color photo of young boy writing with books at his sideDuring the past three months, millions of parents have had to become ”experts” in teaching and learning, familiarizing themselves with school subjects, study skills, instructional objectives, distance learning, and a lot more.  However, there’s one teaching component that is central to learning that often gets left out of the mix:  helping a child or teen’s mobilize their ”inner resources” for learning. These are the inner attitudes, understandings, and competencies that help to define oneself as a  self-directed learner.  Possessing these inner resources can make all the difference as to whether a student merely gets by, or instead, excels in their schoolwork.  Here are five ways to develop your children’s or teens’ inner resources for learning:

  1. Teach Them About Their Learning Strengths.  So much of the time, parents and teachers focus too much attention on a student’s areas of weakness in an attempt to try to shore them up.  While this can be an important part of the teaching process, it ignores an even more central task:  identifying a student’s strengths.  When you do this, you help your child or teen to develop his sense of confidence, which in turn helps to motivate him to achieve even more in his studies.  Moreover, once your child or teen has become aware of his strengths, he can use them to help tackle the difficulties. So, for example, if your child has a strength in visual-spatial awareness but a weakness in reading, he can use heavily illustrated stories or books as the central focus of his reading work.  One teacher reported that a young teen who was tuning out of a reading class was assigned a graphic novel to read.  His motivation and achievement soared.  There are a number of strength-finding checklists/questionnaires available online for no or low cost.  They include:  Edutopia’s Multiple Intelligences Self-Assessment Quiz (free), The VIA [Virtues in Action] Character Strengths Survey(free), the Gallup organization’s Clifton Youth StrengthsExplorer ($9.99) [for kids ages 10-14], and my own Neurodiversity Strengths Checklist (free).
  2. Explain the Importance of Having a Growth Mindset.  Research by Stanford psychologist Carol Dweck, reveals that people who believe that intelligence can be influenced by personal effort–what she calls a ”growth mindset”–do better academically than those who believe that you’re born with a given amount of intelligence and that’s it, you either have it or you don’t–what she calls a ”fixed mindset.”  This is important news because it suggests that by simply changing the way you think about your ability to learn new things, you can increase your learning ability.  Have a conversation with your children or teens and ask them whether they think intelligence is something you can influence by working hard or whether they think it’s fixed at birth.  If they respond with a ”fixed mindset” then go to work helping them understand the mutability of intelligence (and thus of one’s ability to achieve academically).  They might want to create an affirmation card posted where they study that says something like:  “If I work hard enough, I can learn just about anything!” or ”If I put effort into my schoolwork, I will succeed, no matter what!” or ”Even if I fail, I’ll learn something new.”  Have frequent conversations with them about how their expectations for themselves are changing (hopefully in a positive direction) as a result of having adopted this new ”growth mindset.”  I’ve written a book for young kids called Smarts! Everybody’s Got Them, which explains not only that they can get more intelligent by working hard, but that they have eight different intelligences to develop.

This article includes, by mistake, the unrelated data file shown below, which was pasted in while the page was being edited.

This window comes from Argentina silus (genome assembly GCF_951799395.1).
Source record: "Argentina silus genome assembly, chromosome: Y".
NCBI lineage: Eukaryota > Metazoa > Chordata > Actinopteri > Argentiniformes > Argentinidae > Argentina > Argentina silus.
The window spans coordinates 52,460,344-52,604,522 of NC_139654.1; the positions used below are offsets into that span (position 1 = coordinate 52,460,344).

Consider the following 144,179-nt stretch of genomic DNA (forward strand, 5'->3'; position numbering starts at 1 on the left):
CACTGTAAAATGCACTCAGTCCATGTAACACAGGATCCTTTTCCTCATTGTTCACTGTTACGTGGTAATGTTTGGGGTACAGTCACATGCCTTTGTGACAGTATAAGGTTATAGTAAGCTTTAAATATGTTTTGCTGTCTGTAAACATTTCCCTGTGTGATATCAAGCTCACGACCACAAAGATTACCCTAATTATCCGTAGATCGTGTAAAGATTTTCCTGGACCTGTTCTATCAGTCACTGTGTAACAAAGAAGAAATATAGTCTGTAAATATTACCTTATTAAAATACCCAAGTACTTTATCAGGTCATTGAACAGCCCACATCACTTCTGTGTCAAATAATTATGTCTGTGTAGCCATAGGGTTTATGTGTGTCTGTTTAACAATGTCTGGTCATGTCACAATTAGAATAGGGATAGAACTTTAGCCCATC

3. Teach Them About How Their Brain Works.  Scientists have discovered an amazing number of new things about the child and teen brain over the past two decades.  While a lot of this research is fully understandable only to the scientists involved, there is actually a lot about the brain that can be understood by kids as young as second or third grade.  One of the most important discoveries in neuroscience is the finding that if you exercise your brain, it gets stronger (e.g. creates new nerve connections, new insulation, and even new neurons). This supports the ”growth mindset” idea described above.  There’s a good children’s book by JoAnn Deak, called Your Fantastic Elastic Brain that explains this to young kids.  Another book, this one for older kids and young teens, provides information about many aspects of their growing brain.  It’s called The Owner’s Manual for Driving Your Adolescent Brain by JoAnn and Terrence Deak.